Orange County Housing Report August 1st, 2018
Orange County housing is moving away from a Seller’s Market to a Balanced Market.
A Balanced Market: With demand continuing to drop to levels not seen in over a decade, housing is rapidly evolving into a Balanced Market.
The housing market has favored sellers for years now. That good old-fashioned metal balance scale has been leaning heavily in favor of the sellers with very few homes on the market and tremendous demand. Yet, with more homes coming on the market and falling demand, that metal balance scale has slowly but surely been moving away from that hot seller’s market to a balanced market, one that does not favor sellers or buyers.
Everybody has been talking about not enough homes on the market, dating back to 2012. That lack of supply has fueled the frenzied real estate market; that is, until 2018. The supply problem has evolved into a demand problem. While the supply of homes has increased quite a bit this year, it still remains below the long-term average of 8,000 homes. The real issue is not that there are way too many homes on the market, as in prior slowdowns; instead, it is the fact that housing demand has dropped precipitously.
Demand, a snapshot of the last month of pending sales, has been off all year, especially from mid-April through today. Surprisingly, that is the meat of the housing market, the Spring and Summer Markets. In taking a closer look at demand at the end of July, the numbers are staggering. Demand was 18% higher last year. The last time demand was this low dates all the way back to 2007 when the housing market completely fell apart. It is interesting to take a look at the differences in context to the mortgage interest rate at the time. Today’s national average interest rate is 4.6%, the highest rate since 2011.
The housing run from 2012 through the first four months of 2018 has been fueled not only an extremely low supply of homes on the market; it has also been fueled by ultra-low interest rates. Mortgage rates have been juicing the run-up in values. The only other time that housing slowed a bit during the run was at the end of 2013 through 2014, the culprit, the higher interest rates. In December 2013, interest rates climbed to 4.5% and they remained elevated through the Spring Market of 2014.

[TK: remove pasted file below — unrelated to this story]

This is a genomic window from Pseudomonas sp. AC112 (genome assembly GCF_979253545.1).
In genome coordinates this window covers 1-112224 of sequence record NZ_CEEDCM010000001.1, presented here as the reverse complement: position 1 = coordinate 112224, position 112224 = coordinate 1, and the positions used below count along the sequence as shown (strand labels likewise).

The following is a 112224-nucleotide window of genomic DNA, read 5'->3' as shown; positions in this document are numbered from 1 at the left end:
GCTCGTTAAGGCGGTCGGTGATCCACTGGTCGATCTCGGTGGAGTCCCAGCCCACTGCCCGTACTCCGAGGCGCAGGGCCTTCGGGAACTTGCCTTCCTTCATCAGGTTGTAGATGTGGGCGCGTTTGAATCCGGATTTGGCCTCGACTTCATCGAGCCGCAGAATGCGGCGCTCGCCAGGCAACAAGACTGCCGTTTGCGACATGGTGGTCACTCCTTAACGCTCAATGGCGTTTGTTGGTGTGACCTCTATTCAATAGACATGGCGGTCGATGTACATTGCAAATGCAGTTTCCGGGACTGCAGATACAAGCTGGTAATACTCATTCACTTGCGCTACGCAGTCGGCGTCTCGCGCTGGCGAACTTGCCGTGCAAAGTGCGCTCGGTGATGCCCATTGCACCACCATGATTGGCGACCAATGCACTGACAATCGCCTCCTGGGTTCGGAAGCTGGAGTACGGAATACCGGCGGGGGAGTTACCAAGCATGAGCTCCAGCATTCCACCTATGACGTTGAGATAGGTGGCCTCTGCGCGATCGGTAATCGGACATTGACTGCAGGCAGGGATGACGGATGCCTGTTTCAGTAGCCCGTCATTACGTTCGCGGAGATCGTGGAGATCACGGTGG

As home values have appreciated unabated, the June median sales price reached yet another record level at $739,000. Combining record high values with interest rates that have climbed to heights not seen since 2011, prior to the 6-year housing run, it is no wonder that buyers are not jumping as quickly to purchase.
None of this means that the current market favors buyers. It is still an extremely slight Seller’s Market. The current Expected Market Time (the amount of time it would take to place a home onto the market today and enter escrow down the road) is at 85-days, knocking on the door of a Balanced Market. A Seller’s Market is hot when it is below 60-days. It is a slight Seller’s Market from 60 to 90 days. It is a Balanced Market from 90 to 120 days. Above 120-days is a Buyer’s Market.
Many mistakenly think that it is either a Seller’s Market or Buyer’s Market. That it has to be one or the other. That is not true. A Balanced Market is one that does not favor a buyer or seller. It is like that metal balance scale when it is perfectly balanced. There has been more supply this year, 13% higher year-over-year, and demand is down by 16% year-over-year. More supply and less demand are balancing the scale.
A warning for buyers: buyers are NOT in the driver’s seat, not even close. It is not a Buyer’s Market. The difference is that there are more choices now. The typical home is no longer flying off the market. Only extraordinary homes that are priced right will sell quickly. Buyers no longer need to trip over themselves to purchase. They are finally able to approach the market methodically and at a much more relaxed pace.
A warning for sellers: accurate pricing is fundamental in order to find success. Ignore the recent headlines of a record median sales price. That does not mean that homes are continuing to appreciate TODAY. The June median is a reflection of homes that were placed into escrow in April and May. That was in the past when the market was much hotter than today. Right now there are a lot more homes on the market, meaning a lot more competition. Also, demand has dropped considerably, meaning fewer showings and fewer potential offers. Overpriced, overzealous list prices result in wasted market time and do not generate offers. Pricing at or close to theFair Market Value is the wisest formula for success.
Active Inventory: The active inventory grew by 3% in the past two weeks.
The active listing inventory continued its climb in the past two weeks, adding 180 homes, or 3%, and now totals 6,759, its highest level since September 2016. Expect the active inventory to continue to grow until it peaks, most likely next month.
Last year at this time, there were 5,967 homes on the market, 792 fewer. That means that there are 13% more homes on the market today. The year over year difference is growing week by week. The trend of more homes on the market year over year is here to stay.
Demand: Demand dropped by 2% in the past two weeks.